by Anton Shilov
02/01/2010 | 11:05 PM
Nvidia Corp. has finally revealed the official names of its highly-anticipated graphics cards based on the code-named GF100 (NV60, G300, GT300) graphics processing unit (GPU). Apparently, the company decided to not to use the GeForce 300-series name for high-end products and introduce GeForce 400-series instead.
On Monday Nvidia said in a blog post that GeForce GTX 480 and GeForce GTX 470 will be the names of the first two GPUs shipped based on the new GF100 chip. Since Nvidia earlier rebranded several its entry-level products under GeForce 300-series, it is not a surprise that the company decided to call its products based on code-named Fermi architecture as the GeForce 400-series so to avoid confusion.
At the Consumer Electronics Show in early January, 2010, Nvidia said it had initiated mass production of its code-named GF100 graphics chip. It is expected that the company will start to sell graphics cards based on the new GPU in March or April.
The leading supplier of graphics processors has reportedly notified its partners that it would officially launch the GeForce “GF100” graphics chip in March ’10, according to a previous media report. In addition, Nvidia plans to release a rather mysterious code-named GF104 chip in Q2 2010. The GF104 graphics processing unit will target the high-end market, according to the media report.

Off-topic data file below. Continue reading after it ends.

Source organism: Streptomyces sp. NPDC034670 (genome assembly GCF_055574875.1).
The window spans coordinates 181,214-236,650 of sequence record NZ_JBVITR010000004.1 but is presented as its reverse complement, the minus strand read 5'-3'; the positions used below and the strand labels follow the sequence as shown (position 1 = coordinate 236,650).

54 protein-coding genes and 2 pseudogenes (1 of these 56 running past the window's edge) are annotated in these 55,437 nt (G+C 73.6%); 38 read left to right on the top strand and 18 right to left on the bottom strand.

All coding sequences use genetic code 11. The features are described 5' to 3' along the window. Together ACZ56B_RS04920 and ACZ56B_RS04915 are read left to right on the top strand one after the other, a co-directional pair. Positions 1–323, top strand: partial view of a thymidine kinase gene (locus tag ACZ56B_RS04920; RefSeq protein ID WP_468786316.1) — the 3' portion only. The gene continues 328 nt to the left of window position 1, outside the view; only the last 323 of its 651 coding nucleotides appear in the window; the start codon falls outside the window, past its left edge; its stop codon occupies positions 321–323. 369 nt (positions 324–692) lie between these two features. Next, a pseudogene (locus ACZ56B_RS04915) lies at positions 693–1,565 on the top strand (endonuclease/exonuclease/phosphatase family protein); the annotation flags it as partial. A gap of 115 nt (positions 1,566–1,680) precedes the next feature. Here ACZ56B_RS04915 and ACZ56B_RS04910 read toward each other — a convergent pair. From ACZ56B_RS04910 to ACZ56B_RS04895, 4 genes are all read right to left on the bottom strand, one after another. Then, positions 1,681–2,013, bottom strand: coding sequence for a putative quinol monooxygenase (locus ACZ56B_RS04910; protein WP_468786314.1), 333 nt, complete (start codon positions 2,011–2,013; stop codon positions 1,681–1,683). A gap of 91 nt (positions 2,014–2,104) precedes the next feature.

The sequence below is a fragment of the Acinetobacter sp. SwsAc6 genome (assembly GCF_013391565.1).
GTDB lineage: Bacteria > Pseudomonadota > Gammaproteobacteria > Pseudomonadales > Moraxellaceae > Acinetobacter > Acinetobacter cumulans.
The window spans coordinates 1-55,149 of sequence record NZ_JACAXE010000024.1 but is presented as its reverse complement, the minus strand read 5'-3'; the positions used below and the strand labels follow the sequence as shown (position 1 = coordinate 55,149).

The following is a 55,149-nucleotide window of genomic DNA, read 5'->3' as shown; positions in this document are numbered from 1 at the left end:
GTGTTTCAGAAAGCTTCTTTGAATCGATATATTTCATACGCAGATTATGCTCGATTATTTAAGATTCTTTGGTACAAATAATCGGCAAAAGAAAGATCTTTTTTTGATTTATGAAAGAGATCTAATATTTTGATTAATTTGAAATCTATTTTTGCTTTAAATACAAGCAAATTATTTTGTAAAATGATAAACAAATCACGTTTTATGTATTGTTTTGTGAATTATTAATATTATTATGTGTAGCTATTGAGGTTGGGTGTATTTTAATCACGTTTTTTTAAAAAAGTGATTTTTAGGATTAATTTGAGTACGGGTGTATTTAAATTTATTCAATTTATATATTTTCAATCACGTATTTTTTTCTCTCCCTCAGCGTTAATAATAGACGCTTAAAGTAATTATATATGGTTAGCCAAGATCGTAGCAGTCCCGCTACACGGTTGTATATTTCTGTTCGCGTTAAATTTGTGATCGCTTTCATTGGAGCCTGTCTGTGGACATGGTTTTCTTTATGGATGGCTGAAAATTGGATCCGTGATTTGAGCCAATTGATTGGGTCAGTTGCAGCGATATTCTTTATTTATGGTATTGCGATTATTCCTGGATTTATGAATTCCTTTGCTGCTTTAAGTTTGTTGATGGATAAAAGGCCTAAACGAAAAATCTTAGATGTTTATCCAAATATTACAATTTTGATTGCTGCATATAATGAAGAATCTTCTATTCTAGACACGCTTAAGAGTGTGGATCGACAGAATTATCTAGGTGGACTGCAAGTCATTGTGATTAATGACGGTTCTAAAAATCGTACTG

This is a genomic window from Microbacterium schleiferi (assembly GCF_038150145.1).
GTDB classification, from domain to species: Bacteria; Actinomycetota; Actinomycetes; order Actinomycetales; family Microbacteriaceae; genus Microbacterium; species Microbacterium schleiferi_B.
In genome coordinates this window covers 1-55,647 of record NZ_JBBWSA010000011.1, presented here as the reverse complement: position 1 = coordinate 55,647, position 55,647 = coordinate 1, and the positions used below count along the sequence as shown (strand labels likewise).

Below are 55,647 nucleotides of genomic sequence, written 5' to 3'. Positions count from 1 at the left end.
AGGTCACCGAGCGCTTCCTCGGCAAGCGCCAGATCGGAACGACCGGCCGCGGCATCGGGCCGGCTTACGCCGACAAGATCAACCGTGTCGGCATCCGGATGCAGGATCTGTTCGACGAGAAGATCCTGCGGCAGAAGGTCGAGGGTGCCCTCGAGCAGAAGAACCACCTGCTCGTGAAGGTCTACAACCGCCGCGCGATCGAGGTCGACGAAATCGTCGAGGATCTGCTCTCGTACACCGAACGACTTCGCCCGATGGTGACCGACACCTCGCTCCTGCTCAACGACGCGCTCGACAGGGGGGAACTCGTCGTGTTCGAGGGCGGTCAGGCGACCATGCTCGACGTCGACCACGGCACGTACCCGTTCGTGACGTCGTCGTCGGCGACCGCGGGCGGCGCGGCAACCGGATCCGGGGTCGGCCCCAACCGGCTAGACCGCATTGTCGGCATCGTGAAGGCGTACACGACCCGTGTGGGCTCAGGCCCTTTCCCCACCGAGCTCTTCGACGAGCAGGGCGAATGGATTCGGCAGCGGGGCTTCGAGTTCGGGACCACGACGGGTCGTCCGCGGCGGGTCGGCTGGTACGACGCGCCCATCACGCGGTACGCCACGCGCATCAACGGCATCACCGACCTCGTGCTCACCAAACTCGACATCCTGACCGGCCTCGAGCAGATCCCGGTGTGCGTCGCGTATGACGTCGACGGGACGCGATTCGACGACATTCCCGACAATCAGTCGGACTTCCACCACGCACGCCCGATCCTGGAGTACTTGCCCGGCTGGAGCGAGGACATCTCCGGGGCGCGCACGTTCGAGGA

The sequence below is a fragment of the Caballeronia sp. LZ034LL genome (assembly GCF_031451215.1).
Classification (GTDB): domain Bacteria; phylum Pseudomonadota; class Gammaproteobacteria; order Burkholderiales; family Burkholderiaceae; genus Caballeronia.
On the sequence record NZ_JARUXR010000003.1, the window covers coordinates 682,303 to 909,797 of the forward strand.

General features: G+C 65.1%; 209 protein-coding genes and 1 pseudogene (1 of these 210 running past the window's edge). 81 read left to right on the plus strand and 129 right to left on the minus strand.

The flagship Fermi graphics processor will feature 512 stream processing engines (which are organized as 16 streaming multi-processors with 32 cores in each) that support a type of multi-threading technology to maximize utilization of cores. Each stream processor has a fully pipelined integer arithmetic logic unit (ALU) and floating point unit (FPU). The top-of-the-range chip contains 3 billion of transistors, features 384-bit memory GDDR5 memory controller with ECC and features rather unprecedented 768KB unified level-two cache as well as rather complex cache hierarchy in general. Naturally, the Fermi family is compatible with DirectX 11, OpenGL 3.x and OpenCL 1.x application programming interfaces (APIs). The new chips will be made using 40nm process technology at TSMC.